Skip to content


I went to Planet Comicon this past weekend. I had a great time overall, but there were, as always, some physical and mental issues that I had to deal with. Since I’ve been paying much more attention lately to how I deal with my environment, examining why I feel the way I do at certain times and what could be triggering me, I made some notes:

  • One of the defining characteristics of ADHD is heightened sensitivity, both physically and emotionally. When there’s a lot of sensory input coming in, like lots of different conversations buzzing around, music, announcements, bright lights, flashing lights, and so on and so forth, it’s easy for me to become overstimulated and overwhelmed. One way I dealt with this was to not have too many plans at the convention. It wasn’t anything I purposefully set out to do, but when I got there, I just wandered around, letting myself be distracted and drawn to whatever was the shiniest, basically drifting on a sea of sound and vision. And it was fun! Even when I made plans to meet up with friends, I left the plans vague enough that I didn’t feel pressured to try to focus on one thing or another for too long (or to be at a certain place at a certain time, because that’s a stressy buzzkill).
  • On the downside, the convention hall was consistently hot. I don’t do well in heat. Never have. I shed and adjusted some of the layers I arrived in, but I never really got comfortable, feeling flushed and sweating and sluggish almost the entire time. This hit at my emotional sensitivity, making me tired and cranky, which in turn cranked up my anxiety and the feeling of being overwhelmed. As the day went on, I felt more and more drained, even when I was enjoying myself.Planet Comicon, motherfuckers!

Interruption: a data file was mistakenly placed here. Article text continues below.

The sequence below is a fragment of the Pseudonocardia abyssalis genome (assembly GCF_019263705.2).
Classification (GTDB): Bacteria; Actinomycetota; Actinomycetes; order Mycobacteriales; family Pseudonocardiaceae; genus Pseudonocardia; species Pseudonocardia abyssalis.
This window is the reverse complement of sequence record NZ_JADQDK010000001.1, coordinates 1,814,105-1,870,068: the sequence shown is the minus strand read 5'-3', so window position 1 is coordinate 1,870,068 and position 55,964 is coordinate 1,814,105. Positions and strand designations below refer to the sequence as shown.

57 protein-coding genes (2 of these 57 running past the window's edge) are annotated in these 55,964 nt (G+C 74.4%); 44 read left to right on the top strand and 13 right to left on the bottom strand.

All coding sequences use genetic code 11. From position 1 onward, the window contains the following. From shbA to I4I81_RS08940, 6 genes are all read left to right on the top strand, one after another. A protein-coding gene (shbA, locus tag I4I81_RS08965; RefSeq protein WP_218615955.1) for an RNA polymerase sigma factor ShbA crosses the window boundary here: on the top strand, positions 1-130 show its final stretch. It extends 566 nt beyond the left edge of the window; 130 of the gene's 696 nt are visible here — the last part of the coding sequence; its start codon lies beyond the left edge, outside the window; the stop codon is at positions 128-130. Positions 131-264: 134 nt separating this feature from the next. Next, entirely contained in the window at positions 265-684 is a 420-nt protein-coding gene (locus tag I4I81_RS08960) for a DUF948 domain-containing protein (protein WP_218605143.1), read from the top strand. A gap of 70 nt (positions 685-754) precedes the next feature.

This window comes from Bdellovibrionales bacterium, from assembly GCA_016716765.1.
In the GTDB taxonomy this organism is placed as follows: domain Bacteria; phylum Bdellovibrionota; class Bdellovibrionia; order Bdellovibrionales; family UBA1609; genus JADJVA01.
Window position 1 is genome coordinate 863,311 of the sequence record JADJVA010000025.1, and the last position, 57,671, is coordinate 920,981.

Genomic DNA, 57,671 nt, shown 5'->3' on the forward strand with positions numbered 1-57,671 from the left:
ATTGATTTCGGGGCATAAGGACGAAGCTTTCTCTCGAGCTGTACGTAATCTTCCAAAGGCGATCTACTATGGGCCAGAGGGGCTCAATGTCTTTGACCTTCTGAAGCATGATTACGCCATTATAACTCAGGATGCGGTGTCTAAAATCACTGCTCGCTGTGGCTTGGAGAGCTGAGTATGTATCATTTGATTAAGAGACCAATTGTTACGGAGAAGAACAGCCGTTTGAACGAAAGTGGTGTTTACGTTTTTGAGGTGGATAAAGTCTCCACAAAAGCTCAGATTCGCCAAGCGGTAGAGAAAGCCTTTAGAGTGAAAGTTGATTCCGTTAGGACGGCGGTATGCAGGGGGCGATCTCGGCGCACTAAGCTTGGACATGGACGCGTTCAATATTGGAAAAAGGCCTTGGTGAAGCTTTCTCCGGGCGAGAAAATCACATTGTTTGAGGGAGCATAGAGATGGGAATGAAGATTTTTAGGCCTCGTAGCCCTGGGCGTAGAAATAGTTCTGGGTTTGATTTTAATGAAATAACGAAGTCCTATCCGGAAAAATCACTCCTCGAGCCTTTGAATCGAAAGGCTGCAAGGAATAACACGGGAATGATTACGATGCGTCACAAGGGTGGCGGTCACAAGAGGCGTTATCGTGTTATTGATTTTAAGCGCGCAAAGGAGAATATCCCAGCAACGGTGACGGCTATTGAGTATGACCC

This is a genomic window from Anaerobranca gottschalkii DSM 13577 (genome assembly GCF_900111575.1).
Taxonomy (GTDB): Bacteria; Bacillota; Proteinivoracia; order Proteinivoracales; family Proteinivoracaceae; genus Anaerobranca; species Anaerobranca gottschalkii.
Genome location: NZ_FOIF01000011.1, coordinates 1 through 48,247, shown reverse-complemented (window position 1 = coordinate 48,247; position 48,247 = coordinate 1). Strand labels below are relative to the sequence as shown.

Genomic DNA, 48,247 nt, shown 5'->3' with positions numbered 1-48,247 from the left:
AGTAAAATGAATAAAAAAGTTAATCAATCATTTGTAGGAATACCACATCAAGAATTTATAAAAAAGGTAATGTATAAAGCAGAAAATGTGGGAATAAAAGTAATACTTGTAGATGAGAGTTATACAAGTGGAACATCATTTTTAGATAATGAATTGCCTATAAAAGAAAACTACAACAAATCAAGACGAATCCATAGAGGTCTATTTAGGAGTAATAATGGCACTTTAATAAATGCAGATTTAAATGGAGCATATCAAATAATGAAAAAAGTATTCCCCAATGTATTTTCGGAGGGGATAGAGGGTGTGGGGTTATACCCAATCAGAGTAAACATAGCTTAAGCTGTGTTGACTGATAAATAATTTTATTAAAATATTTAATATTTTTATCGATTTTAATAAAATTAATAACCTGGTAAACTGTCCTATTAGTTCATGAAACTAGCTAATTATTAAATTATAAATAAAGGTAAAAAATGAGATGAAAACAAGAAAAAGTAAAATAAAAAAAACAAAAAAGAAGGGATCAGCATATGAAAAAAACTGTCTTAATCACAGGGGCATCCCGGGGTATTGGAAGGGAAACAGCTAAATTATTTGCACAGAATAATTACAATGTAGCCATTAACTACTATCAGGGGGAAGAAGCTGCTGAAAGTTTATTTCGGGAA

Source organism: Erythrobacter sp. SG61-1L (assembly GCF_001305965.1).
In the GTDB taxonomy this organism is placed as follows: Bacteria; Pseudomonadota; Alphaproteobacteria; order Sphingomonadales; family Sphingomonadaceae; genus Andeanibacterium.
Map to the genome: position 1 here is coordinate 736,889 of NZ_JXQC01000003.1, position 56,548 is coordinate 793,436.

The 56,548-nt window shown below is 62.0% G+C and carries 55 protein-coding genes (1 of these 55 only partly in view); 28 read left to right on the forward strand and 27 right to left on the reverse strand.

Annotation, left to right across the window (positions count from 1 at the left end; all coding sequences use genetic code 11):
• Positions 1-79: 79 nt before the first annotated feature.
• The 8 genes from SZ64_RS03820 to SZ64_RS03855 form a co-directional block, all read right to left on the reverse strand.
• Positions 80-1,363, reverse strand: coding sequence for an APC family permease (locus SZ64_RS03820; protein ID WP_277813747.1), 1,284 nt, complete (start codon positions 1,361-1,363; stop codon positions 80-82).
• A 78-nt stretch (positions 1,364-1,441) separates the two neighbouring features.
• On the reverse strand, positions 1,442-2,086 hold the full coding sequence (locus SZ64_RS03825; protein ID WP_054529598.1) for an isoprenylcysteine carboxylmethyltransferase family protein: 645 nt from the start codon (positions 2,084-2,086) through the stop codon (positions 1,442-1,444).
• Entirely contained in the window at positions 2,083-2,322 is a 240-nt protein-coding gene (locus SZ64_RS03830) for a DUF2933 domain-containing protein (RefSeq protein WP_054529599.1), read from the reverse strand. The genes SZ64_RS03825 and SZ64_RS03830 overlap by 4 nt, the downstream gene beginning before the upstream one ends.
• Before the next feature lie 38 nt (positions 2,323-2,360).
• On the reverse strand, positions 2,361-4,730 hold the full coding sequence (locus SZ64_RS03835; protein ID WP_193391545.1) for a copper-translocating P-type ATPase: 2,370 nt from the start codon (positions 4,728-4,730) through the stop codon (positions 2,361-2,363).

• As an extrovert, I need interaction with people to energize myself. This can be an uneven affair when I go somewhere alone, like I did to the con. Social anxiety means it’s not always easy for me to strike up conversations with strangers, and being in a sea of strangers can be really, really overwhelming. I connected with some friends at points during the con, and chatting with them, joking around, getting handshakes and hugs, that all helped dial the anxiety down and even helped me block out some of the overwhelming sensory input.
  • However, being at the con alone meant I had too-long stretches of time with no one to talk to or have physical contact with. I think that was a big mistake. I’d do much better having at least one companion to interact with and touch.
  • Touch can be a funny thing. Physical contact with people is very comforting for me–unless I’m physically uncomfortable, when it can be jarring. Being overheated in the convention hall meant there were a number of times when I didn’t want to touch anyone or anything. Which, again, dialed the anxiety up. (Also, if I’m not sure if physical contact is welcome, I feel nervous and insecure and afraid to touch people, which, yup, dials the anxiety up.)

If I were going to do it all over again, I think only a couple of changes would have made a big difference:

  • Wearing just a T-shirt and shorts (instead of the jeans, button-down shirt, and bow tie I wore) would have kept me cooler, enough that I wouldn’t have felt so uncomfortable, cranky, drained, anxious. I would rather dress up (I don’t really do cosplay, but I do like to look dapper).
  • Bringing a companion/plus-one along, or going with a group of friends, would have kept me more anchored and energized, less lonely and anxious.

Being attentive to my state of being and my surroundings, and running this self-diagnostic after the fact, was very helpful in getting better at living well with ADHD (and, yes, anxiety). As Stan Lee would say, Excelsior!